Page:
Philosophers tout the journey, rather than the end goal, as being the primary focus of any major undertaking. And while Scott is changing minds, and changing himself, in this process, he does have a larger goal: He wants to shift societal behaviors. He cites others who are doing similar work in a range of settings—like Living Room Conversations, Better Angels, and Millennial Action Project. “There are so many people who are working on bridging differences like I am, and I think we as a collective are all hoping for shared impact.”
If his work sounds familiar to those in the Seeds of Peace community, it’s not entirely a coincidence that he found his way into the GATHER Fellowship. Before leaving his job in California, Scott was creating an event called ‘Gather.’ While doing research, he came across the application for the Fellowship. “I was reading the copy and it was like, ‘Are you trying to make a project come alive, looking for community, looking for resources and support,’ and I was like ‘YES!'”
It also happens that he had been researching organizations that bridge differences and divisions and was intrigued by the Seeds of Peace Camp. “When I saw that the organization putting on GATHER was Seeds of Peace, I was like, “That’s so serendipitous.'”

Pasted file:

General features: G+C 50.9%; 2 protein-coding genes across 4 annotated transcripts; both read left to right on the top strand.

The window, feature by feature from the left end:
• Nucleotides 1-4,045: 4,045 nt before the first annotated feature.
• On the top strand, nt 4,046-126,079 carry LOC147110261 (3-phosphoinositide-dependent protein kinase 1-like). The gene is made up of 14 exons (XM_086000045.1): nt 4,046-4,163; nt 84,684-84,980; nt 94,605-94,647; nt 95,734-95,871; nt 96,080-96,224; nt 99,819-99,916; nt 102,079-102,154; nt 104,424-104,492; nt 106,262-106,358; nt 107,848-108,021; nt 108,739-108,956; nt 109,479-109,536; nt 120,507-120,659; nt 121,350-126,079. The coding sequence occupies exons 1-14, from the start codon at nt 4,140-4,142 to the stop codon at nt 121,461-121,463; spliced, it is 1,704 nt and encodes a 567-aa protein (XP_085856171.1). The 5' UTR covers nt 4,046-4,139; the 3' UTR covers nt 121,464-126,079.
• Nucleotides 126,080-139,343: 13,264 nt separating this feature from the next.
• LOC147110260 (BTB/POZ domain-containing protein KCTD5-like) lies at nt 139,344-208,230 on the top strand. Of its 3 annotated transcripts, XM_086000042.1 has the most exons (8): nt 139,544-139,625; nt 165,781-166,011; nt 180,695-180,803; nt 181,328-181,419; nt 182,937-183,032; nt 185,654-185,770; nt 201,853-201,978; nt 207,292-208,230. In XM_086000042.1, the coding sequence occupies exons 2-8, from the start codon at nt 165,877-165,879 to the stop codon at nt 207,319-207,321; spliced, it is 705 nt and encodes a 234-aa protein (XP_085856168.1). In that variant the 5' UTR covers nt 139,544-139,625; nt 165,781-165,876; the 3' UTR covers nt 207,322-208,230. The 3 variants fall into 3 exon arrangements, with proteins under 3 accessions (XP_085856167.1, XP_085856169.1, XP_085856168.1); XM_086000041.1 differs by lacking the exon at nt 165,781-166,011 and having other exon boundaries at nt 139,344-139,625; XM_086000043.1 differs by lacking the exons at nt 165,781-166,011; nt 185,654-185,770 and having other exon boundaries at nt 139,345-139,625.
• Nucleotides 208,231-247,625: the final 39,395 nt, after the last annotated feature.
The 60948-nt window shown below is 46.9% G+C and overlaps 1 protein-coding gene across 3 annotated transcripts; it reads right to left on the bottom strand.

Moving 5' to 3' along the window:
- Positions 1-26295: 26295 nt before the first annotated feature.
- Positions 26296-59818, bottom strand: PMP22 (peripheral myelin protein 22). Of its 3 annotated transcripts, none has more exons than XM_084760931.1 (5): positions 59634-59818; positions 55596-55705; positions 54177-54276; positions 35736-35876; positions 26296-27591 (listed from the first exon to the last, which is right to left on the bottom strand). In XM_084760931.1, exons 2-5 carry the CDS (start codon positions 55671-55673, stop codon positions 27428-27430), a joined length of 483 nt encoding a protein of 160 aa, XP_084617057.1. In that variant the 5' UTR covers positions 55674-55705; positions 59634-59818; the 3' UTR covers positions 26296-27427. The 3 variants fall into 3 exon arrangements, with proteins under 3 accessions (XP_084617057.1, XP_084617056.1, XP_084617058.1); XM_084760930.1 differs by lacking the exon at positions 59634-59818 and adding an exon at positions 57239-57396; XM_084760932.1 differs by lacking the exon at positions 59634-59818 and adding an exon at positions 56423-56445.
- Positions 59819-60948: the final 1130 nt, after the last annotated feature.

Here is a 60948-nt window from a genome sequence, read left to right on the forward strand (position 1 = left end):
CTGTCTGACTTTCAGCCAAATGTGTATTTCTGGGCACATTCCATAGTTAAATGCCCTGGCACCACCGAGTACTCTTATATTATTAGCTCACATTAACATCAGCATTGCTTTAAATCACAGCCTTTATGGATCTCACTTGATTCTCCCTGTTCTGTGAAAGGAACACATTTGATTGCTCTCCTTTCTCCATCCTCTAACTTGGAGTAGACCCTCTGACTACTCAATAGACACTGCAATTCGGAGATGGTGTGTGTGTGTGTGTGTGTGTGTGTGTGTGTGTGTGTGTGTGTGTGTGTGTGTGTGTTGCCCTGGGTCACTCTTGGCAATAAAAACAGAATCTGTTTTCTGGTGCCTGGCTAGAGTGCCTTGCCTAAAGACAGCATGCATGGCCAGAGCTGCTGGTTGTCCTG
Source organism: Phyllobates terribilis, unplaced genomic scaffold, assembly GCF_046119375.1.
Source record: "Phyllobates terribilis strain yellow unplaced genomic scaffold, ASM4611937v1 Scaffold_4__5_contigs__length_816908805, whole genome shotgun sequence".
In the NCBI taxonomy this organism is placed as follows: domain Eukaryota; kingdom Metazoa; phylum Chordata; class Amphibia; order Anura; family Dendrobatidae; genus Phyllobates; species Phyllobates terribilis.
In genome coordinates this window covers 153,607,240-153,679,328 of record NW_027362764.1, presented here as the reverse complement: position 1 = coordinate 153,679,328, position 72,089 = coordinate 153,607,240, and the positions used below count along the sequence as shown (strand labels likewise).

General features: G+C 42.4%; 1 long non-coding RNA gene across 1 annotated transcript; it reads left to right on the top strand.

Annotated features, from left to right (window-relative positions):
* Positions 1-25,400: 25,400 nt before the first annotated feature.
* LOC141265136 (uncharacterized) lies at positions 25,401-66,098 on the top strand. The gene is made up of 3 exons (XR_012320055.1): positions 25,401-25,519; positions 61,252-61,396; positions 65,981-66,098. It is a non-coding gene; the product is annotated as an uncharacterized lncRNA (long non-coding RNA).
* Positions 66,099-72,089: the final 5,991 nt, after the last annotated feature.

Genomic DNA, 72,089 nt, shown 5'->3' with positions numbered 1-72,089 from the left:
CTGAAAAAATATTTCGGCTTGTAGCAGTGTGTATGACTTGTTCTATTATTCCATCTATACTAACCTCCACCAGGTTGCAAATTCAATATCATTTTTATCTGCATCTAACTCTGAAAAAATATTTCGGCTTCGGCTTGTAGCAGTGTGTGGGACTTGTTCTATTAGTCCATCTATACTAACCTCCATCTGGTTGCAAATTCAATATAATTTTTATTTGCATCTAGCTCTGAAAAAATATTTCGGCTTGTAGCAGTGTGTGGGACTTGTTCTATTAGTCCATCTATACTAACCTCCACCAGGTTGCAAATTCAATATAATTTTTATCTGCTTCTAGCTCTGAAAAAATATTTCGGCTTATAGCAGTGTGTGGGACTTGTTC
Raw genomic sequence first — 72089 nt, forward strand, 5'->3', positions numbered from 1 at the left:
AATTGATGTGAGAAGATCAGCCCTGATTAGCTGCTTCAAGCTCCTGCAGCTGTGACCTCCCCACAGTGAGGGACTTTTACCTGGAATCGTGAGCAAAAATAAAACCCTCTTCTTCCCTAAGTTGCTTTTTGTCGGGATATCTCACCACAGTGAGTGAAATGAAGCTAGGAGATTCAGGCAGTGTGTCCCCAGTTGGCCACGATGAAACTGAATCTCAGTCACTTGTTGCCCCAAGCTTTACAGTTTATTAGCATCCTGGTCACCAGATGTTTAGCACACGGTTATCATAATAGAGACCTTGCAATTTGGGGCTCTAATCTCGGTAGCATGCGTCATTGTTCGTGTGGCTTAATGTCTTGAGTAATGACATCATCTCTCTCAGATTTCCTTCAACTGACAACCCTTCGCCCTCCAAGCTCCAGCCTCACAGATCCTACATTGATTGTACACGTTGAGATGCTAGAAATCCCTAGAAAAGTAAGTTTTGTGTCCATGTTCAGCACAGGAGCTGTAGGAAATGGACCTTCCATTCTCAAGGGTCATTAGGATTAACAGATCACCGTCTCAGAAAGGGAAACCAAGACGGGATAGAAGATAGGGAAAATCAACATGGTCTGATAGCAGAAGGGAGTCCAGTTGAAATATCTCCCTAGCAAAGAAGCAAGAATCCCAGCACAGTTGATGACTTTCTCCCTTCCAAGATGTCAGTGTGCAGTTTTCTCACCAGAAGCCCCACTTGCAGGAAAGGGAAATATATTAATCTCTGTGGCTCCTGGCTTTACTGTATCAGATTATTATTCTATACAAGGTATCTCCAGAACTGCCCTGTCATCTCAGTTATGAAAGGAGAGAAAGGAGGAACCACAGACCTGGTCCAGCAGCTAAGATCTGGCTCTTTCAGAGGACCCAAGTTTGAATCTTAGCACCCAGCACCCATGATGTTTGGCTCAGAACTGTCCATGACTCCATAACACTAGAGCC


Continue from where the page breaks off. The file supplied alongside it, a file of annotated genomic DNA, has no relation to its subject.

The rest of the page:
Scott acknowledges that doing change work can be very lonely and difficult. He’s experienced moments on his trip where he’s wanted to give up, and doubted whether he could represent the issues in a way that’s productive. But through the Fellowship, he has been able to be vulnerable and seek support from his peers.
In addition to his listening tour and video series, Scott’s GATHER project also involves writing a book that details his journey, and designing a toolkit that includes practical tips for bridging differences. He believes building partnerships is key to this work, which is why he’s established many while on his journey with organizations like the Greater Good Science Center at U.C. Berkeley. Stories, skills, and science—Scott believes all three are important components to changing society.
“There are so many different kinds of people and perspectives out there,” Scott said, “and I don’t think we do justice living a life when we don’t get out there and feel all the things that are possible to feel, and meet with all the people that it is possible to connect with. The meaning of life is to break out of those boxes.”
You can follow Scott’s journey in real-time across the United States on Instagram.
This series highlights our 2019 GATHER Fellows. To learn more about the inspiring social change that Scott and our other Fellows are working towards, check out #FollowtheFellows on Facebook, Twitter, and Instagram.